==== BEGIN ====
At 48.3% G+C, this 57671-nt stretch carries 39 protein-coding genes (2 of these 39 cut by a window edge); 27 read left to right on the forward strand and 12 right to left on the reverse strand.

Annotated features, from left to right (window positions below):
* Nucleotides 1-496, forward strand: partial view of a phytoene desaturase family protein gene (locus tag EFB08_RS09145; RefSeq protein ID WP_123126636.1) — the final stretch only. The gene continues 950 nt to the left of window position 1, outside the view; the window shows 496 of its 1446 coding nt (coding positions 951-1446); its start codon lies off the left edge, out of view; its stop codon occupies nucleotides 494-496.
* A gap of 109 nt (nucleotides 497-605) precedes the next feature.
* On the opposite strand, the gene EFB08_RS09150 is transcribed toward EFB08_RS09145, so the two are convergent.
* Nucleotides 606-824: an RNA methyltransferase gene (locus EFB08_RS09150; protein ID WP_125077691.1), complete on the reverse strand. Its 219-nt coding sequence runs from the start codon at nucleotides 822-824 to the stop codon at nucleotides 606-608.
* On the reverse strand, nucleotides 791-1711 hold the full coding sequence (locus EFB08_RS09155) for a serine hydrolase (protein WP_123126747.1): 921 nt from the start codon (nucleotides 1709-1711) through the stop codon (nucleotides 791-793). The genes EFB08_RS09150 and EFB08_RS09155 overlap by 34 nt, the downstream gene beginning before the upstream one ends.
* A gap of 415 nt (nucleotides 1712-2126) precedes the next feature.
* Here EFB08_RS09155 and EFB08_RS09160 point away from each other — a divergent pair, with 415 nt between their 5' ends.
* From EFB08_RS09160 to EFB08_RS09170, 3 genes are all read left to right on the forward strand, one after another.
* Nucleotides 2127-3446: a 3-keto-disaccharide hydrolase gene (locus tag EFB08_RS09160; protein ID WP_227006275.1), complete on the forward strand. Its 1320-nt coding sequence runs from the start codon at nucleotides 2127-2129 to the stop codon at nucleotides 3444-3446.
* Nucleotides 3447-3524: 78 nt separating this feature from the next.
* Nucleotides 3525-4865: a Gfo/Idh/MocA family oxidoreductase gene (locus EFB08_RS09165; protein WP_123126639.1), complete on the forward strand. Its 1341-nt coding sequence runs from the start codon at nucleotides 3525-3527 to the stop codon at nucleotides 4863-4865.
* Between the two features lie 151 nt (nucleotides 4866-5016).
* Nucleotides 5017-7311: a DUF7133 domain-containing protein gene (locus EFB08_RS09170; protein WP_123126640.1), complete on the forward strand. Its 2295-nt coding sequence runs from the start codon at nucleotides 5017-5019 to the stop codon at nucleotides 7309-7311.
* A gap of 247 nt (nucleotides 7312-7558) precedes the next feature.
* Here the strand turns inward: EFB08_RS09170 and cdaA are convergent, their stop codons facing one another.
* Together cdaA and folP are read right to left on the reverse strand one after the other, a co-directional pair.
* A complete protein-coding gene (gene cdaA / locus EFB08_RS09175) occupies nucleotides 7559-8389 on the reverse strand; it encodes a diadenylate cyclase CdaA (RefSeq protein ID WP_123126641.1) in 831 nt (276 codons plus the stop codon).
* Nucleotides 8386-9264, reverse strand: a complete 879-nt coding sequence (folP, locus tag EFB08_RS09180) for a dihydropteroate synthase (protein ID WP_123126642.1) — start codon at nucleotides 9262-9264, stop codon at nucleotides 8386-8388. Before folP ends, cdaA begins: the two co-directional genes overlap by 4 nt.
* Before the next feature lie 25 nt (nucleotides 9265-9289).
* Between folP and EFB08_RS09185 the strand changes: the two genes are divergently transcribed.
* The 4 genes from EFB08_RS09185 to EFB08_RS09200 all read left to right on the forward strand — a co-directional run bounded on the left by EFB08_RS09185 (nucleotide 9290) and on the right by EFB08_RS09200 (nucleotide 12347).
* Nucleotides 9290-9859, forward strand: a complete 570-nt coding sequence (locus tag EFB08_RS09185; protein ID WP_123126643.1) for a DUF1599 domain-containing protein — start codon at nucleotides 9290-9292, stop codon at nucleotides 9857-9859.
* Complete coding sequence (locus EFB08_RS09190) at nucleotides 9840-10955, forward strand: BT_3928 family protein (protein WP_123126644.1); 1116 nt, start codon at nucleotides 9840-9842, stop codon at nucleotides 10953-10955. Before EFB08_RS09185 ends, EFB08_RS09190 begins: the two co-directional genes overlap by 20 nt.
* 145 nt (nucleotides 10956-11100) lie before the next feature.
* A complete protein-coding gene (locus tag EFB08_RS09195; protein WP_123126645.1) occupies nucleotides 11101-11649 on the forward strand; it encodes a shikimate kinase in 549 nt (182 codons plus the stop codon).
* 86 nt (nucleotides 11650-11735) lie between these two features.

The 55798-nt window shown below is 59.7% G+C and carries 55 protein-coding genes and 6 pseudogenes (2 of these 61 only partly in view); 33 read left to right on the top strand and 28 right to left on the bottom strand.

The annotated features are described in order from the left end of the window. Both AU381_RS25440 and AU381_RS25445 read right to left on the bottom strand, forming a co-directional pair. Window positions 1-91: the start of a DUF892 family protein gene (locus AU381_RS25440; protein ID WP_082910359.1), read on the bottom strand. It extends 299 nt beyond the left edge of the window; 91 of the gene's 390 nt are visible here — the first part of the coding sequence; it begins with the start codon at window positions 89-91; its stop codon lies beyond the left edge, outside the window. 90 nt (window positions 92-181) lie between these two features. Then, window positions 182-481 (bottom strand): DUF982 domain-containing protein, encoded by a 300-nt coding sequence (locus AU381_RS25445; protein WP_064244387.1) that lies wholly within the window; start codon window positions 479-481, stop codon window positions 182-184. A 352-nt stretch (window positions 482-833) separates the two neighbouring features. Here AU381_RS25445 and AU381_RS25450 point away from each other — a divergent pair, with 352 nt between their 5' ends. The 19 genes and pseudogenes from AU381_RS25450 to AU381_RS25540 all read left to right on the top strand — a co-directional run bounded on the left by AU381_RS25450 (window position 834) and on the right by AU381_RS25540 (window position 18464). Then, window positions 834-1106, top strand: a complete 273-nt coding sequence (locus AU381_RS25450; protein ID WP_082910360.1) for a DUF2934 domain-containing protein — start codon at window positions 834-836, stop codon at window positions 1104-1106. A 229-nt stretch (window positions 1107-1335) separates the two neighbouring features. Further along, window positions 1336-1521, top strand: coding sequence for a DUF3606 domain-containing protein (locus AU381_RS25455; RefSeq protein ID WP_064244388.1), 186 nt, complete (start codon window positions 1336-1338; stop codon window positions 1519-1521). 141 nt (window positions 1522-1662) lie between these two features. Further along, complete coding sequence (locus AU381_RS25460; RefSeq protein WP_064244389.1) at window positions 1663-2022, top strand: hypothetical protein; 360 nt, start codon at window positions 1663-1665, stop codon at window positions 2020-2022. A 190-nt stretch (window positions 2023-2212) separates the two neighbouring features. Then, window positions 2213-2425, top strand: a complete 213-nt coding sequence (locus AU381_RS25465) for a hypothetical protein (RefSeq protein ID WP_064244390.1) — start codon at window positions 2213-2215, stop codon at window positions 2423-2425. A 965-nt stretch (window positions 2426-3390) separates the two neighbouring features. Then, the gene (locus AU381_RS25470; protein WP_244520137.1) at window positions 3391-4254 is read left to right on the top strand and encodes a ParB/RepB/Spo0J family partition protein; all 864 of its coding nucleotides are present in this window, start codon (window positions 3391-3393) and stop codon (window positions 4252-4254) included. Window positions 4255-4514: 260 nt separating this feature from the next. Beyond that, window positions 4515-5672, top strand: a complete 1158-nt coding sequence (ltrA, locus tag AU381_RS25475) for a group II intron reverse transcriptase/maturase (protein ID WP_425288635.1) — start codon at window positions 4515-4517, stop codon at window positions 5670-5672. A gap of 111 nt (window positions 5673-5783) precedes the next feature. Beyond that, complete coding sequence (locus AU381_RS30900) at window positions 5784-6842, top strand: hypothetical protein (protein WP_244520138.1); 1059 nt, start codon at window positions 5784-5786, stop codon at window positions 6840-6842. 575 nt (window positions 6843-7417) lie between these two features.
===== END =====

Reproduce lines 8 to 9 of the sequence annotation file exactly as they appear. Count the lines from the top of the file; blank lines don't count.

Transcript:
* A gap of 415 nt (nucleotides 1712-2126) precedes the next feature.
* Here EFB08_RS09155 and EFB08_RS09160 point away from each other — a divergent pair, with 415 nt between their 5' ends.